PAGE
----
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# Polynomial methods in statistical inference: Theory and practice

#### Yang, Pengkun

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https://hdl.handle.net/2142/102774

## Description

- Title
- Polynomial methods in statistical inference: Theory and practice
- Author(s)
- Yang, Pengkun
- Issue Date
- 2018-09-04
- Director of Research (if dissertation) or Advisor (if thesis)
- Wu, Yihong
- Doctoral Committee Chair(s)
- Raginsky, Maxim
- Committee Member(s)
- Hajek, Bruce
- Srikant, Rayadurgam
- Oh, Sewoong

- Department of Study
- Electrical & Computer Eng
- Discipline
- Electrical & Computer Engr
- Degree Granting Institution
- University of Illinois at Urbana-Champaign
- Degree Name
- Ph.D.
- Degree Level
- Dissertation
- Keyword(s)
- polynomial methods
- statistical inference
- minimax estimation
- polynomial approximation
- method of moments
- efficient algorithm
- fundamental limits

- Abstract
- Recent advances in genetics, computer vision, and text mining are accompanied by analyzing data coming from a large domain, where the domain size is comparable or larger than the number of samples. In this dissertation, we apply the polynomial methods to several statistical questions with rich history and wide applications. The goal is to understand the fundamental limits of the problems in the large domain regime, and to design sample optimal and time efficient algorithms with provable guarantees. The first part investigates the problem of property estimation. Consider the problem of estimating the Shannon entropy of a distribution over $k$ elements from $n$ independent samples. We obtain the minimax mean-square error within universal multiplicative constant factors if $n$ exceeds a constant factor of $k/\log(k)$; otherwise there exists no consistent estimator. This refines the recent result on the minimal sample size for consistent entropy estimation. The apparatus of best polynomial approximation plays a key role in both the construction of optimal estimators and, via a duality argument, the minimax lower bound. We also consider the problem of estimating the support size of a discrete distribution whose minimum non-zero mass is at least $ \frac{1}{k}$. Under the independent sampling model, we show that the sample complexity, i.e., the minimal sample size to achieve an additive error of $\epsilon k$ with probability at least 0.1 is within universal constant factors of $ \frac{k}{\log k}\log^2\frac{1}{\epsilon} $, which improves the state-of-the-art result of $ \frac{k}{\epsilon^2 \log k} $. Similar characterization of the minimax risk is also obtained. Our procedure is a linear estimator based on the Chebyshev polynomial and its approximation-theoretic properties, which can be evaluated in $O(n+\log^2 k)$ time and attains the sample complexity within constant factors. The superiority of the proposed estimator in terms of accuracy, computational efficiency and scalability is demonstrated in a variety of synthetic and real datasets. When the distribution is supported on a discrete set, estimating the support size is also known as the distinct elements problem, where the goal is to estimate the number of distinct colors in an urn containing $ k $ balls based on $n$ samples drawn with replacements. Based on discrete polynomial approximation and interpolation, we propose an estimator with additive error guarantee that achieves the optimal sample complexity within $O(\log\log k)$ factors, and in fact within constant factors for most cases. The estimator can be computed in $O(n)$ time for an accurate estimation. The result also applies to sampling without replacement provided the sample size is a vanishing fraction of the urn size. One of the key auxiliary results is a sharp bound on the minimum singular values of a real rectangular Vandermonde matrix, which might be of independent interest. The second part studies the problem of learning Gaussian mixtures. The method of moments is one of the most widely used methods in statistics for parameter estimation, by means of solving the system of equations that match the population and estimated moments. However, in practice and especially for the important case of mixture models, one frequently needs to contend with the difficulties of non-existence or non-uniqueness of statistically meaningful solutions, as well as the high computational cost of solving large polynomial systems. Moreover, theoretical analysis of the method of moments are mainly confined to asymptotic normality style of results established under strong assumptions. We consider estimating a $k$-component Gaussian location mixture with a common (possibly unknown) variance parameter. To overcome the aforementioned theoretic and algorithmic hurdles, a crucial step is to denoise the moment estimates by projecting to the truncated moment space (via semidefinite programming) before solving the method of moments equations. Not only does this regularization ensures existence and uniqueness of solutions, it also yields fast solvers by means of Gauss quadrature. Furthermore, by proving new moment comparison theorems in the Wasserstein distance via polynomial interpolation and majorization techniques, we establish the statistical guarantees and adaptive optimality of the proposed procedure, as well as oracle inequality in misspecified models. These results can also be viewed as provable algorithms for generalized method of moments which involves non-convex optimization and lacks theoretical guarantees.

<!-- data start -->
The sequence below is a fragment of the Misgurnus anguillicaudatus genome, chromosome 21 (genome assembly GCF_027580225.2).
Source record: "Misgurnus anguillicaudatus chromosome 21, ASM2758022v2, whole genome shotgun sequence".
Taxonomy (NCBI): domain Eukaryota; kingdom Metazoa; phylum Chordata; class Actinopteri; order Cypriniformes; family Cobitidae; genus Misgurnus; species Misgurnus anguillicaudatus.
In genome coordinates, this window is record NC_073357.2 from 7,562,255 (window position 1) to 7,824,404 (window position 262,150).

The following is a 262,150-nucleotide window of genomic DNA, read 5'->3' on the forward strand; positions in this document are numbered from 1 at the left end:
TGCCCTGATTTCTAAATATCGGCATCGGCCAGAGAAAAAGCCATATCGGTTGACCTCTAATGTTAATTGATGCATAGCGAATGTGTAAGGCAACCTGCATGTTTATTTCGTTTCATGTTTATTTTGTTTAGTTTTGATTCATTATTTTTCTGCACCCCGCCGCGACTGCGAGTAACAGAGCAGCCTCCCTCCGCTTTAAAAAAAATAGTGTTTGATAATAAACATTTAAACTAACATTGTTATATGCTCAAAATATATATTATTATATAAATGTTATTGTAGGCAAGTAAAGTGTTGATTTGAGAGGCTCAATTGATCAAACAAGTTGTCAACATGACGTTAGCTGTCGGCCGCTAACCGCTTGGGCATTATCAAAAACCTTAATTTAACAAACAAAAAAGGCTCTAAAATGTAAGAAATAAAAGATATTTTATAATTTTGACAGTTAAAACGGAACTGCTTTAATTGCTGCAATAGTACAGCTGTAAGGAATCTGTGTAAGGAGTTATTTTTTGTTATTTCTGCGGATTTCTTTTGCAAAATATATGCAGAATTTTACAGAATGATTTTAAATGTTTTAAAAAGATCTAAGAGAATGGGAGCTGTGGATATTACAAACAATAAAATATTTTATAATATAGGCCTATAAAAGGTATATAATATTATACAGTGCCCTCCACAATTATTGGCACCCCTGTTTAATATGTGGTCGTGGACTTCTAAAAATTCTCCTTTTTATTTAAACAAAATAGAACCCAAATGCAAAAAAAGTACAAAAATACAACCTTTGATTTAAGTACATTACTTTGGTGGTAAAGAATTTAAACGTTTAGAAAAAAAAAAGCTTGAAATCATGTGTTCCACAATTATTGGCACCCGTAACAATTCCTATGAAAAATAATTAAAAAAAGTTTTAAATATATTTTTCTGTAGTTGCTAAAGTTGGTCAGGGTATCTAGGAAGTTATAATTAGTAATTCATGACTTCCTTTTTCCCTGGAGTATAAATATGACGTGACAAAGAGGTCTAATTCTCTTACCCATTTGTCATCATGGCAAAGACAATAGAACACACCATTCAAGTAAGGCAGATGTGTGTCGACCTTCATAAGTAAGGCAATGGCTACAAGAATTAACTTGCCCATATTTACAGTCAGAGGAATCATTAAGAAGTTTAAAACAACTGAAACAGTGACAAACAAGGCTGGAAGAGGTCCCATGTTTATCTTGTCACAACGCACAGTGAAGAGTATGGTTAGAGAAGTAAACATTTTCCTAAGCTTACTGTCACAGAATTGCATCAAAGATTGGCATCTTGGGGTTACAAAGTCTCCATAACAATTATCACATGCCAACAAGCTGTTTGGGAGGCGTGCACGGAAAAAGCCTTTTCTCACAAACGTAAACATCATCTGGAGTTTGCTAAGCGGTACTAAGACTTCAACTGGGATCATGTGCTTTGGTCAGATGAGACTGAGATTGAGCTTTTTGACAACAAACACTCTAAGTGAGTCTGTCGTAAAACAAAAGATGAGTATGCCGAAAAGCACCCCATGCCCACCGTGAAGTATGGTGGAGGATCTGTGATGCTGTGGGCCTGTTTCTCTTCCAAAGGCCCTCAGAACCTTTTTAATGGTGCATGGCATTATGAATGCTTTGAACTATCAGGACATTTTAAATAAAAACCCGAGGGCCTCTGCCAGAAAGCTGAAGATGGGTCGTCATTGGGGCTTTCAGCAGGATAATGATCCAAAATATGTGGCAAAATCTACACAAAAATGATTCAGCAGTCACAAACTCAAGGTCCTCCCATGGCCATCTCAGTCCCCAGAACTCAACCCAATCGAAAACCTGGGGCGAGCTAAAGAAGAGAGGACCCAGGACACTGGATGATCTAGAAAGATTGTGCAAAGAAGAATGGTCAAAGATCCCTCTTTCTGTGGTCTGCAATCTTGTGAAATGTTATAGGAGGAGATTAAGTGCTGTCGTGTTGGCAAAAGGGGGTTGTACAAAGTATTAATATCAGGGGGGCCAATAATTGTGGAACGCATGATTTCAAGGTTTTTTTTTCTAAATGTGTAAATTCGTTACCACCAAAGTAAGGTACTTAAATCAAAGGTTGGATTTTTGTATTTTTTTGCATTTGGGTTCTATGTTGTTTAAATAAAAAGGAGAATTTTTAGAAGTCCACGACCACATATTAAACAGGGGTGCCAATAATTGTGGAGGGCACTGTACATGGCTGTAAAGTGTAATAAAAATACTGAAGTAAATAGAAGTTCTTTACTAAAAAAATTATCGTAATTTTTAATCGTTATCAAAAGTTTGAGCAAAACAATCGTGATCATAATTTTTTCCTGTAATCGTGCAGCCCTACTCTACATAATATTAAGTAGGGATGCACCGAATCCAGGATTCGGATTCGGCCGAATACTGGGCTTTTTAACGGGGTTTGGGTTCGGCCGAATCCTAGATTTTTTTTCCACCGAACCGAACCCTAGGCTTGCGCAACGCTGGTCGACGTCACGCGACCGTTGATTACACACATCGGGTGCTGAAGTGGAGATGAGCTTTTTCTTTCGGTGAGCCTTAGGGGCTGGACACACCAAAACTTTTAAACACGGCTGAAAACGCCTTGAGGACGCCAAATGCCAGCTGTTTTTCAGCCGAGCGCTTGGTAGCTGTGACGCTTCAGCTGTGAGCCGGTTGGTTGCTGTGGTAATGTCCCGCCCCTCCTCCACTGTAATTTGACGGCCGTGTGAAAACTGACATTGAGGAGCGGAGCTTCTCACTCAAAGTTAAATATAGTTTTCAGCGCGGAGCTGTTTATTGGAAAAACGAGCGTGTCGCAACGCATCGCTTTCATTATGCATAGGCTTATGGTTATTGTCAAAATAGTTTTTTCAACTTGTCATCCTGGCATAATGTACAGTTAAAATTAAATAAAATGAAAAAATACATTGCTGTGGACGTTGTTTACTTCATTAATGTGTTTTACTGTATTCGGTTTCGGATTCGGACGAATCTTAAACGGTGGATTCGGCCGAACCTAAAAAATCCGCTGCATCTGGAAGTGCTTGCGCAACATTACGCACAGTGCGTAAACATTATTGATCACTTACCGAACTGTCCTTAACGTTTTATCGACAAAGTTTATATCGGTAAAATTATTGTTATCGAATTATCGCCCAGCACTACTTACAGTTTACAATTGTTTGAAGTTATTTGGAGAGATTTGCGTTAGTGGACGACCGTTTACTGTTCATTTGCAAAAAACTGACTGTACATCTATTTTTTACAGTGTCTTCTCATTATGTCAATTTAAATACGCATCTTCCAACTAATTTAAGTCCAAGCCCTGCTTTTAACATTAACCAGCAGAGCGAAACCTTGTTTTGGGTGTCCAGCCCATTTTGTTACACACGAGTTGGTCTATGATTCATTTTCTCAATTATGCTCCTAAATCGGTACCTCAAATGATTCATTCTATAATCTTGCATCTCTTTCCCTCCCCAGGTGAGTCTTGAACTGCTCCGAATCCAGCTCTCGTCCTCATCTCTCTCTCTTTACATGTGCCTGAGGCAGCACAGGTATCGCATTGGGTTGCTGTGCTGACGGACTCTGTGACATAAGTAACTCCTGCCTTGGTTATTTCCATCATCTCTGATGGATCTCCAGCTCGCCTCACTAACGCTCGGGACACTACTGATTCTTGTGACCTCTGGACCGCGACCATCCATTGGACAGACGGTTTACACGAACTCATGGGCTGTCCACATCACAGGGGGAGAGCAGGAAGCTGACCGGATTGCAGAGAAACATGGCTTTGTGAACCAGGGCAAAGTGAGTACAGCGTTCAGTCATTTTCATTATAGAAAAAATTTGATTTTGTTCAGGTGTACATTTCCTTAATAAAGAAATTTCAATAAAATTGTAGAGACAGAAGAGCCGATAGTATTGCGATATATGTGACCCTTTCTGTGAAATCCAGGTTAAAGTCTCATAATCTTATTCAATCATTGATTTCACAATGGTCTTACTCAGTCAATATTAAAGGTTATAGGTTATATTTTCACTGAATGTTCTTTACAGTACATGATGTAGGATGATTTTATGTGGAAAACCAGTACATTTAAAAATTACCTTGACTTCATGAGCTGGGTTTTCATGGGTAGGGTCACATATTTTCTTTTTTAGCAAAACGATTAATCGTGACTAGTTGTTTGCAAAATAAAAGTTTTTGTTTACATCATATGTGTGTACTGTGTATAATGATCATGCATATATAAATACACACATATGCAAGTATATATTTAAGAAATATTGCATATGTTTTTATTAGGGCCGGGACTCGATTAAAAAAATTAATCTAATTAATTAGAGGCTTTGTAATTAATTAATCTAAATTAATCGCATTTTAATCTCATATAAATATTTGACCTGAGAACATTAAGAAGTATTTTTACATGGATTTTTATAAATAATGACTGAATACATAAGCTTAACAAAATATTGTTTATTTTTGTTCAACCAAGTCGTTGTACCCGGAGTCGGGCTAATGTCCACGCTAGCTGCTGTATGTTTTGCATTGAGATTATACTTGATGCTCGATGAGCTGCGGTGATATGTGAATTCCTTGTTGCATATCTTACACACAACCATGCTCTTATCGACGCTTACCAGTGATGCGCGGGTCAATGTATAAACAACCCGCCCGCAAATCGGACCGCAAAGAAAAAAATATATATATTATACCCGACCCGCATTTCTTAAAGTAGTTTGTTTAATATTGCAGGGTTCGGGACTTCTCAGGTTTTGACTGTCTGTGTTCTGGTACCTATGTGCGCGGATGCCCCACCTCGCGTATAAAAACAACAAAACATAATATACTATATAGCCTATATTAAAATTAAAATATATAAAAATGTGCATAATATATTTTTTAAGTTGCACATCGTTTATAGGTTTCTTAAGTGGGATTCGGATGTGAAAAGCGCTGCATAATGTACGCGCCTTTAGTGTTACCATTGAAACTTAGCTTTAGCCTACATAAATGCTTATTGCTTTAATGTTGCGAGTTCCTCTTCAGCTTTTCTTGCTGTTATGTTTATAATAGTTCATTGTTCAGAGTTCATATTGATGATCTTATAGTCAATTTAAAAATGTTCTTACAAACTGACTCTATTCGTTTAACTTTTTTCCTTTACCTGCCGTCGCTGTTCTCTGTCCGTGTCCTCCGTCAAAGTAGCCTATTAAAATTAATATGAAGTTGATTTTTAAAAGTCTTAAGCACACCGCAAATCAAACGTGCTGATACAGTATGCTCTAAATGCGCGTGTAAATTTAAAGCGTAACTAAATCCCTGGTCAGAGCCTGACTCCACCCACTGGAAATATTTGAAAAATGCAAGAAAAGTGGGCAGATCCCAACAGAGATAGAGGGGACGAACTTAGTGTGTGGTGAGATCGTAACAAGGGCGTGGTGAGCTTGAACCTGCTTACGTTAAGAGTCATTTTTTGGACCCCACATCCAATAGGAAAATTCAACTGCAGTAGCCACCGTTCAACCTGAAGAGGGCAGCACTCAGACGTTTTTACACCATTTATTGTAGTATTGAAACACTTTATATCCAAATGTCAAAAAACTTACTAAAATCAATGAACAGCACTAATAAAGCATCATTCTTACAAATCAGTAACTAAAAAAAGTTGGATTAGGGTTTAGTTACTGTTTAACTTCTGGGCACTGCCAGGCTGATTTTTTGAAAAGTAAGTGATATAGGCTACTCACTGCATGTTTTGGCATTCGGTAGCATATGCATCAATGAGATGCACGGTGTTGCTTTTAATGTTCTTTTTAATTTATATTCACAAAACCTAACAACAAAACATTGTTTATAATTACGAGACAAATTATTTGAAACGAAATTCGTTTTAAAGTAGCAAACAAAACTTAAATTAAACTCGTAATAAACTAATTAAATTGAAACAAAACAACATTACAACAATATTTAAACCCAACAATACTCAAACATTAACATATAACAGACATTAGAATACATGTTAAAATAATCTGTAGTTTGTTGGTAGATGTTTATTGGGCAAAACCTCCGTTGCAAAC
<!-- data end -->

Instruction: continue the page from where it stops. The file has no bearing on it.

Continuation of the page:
- Graduation Semester
- 2018-12
- Type of Resource
- text
- Permalink
- http://hdl.handle.net/2142/102774
- Copyright and License Information
- Copyright 2018 Pengkun Yang

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